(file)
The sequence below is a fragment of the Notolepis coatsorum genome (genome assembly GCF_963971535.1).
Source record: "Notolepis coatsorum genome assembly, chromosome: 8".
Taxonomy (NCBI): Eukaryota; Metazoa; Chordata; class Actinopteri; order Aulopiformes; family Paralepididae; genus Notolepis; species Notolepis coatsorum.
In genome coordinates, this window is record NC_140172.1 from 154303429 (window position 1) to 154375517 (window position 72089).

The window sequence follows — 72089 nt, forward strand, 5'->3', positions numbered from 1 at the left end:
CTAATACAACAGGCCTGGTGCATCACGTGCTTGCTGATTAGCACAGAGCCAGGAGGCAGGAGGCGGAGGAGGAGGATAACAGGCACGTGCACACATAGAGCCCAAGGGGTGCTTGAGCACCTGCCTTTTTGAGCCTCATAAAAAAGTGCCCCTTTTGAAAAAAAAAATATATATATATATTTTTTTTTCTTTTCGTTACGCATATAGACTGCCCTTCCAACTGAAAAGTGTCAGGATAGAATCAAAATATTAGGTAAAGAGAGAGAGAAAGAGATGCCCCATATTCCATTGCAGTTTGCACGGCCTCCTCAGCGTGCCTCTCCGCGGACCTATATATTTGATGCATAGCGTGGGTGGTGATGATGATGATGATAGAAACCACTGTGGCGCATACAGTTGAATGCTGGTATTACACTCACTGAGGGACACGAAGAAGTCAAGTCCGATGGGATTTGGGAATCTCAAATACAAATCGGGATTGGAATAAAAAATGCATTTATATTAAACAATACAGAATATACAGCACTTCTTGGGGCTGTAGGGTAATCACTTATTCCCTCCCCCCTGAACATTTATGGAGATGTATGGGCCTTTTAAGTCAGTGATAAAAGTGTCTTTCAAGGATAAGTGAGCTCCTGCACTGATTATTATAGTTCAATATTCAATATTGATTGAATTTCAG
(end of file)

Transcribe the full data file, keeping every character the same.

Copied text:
The sequence below is a fragment of the Notolepis coatsorum genome (genome assembly GCF_963971535.1).
Source record: "Notolepis coatsorum genome assembly, chromosome: 8".
Taxonomy (NCBI): Eukaryota; Metazoa; Chordata; class Actinopteri; order Aulopiformes; family Paralepididae; genus Notolepis; species Notolepis coatsorum.
In genome coordinates, this window is record NC_140172.1 from 154303429 (window position 1) to 154375517 (window position 72089).

The window sequence follows — 72089 nt, forward strand, 5'->3', positions numbered from 1 at the left end:
CTAATACAACAGGCCTGGTGCATCACGTGCTTGCTGATTAGCACAGAGCCAGGAGGCAGGAGGCGGAGGAGGAGGATAACAGGCACGTGCACACATAGAGCCCAAGGGGTGCTTGAGCACCTGCCTTTTTGAGCCTCATAAAAAAGTGCCCCTTTTGAAAAAAAAAATATATATATATATTTTTTTTTCTTTTCGTTACGCATATAGACTGCCCTTCCAACTGAAAAGTGTCAGGATAGAATCAAAATATTAGGTAAAGAGAGAGAGAAAGAGATGCCCCATATTCCATTGCAGTTTGCACGGCCTCCTCAGCGTGCCTCTCCGCGGACCTATATATTTGATGCATAGCGTGGGTGGTGATGATGATGATGATAGAAACCACTGTGGCGCATACAGTTGAATGCTGGTATTACACTCACTGAGGGACACGAAGAAGTCAAGTCCGATGGGATTTGGGAATCTCAAATACAAATCGGGATTGGAATAAAAAATGCATTTATATTAAACAATACAGAATATACAGCACTTCTTGGGGCTGTAGGGTAATCACTTATTCCCTCCCCCCTGAACATTTATGGAGATGTATGGGCCTTTTAAGTCAGTGATAAAAGTGTCTTTCAAGGATAAGTGAGCTCCTGCACTGATTATTATAGTTCAATATTCAATATTGATTGAATTTCAG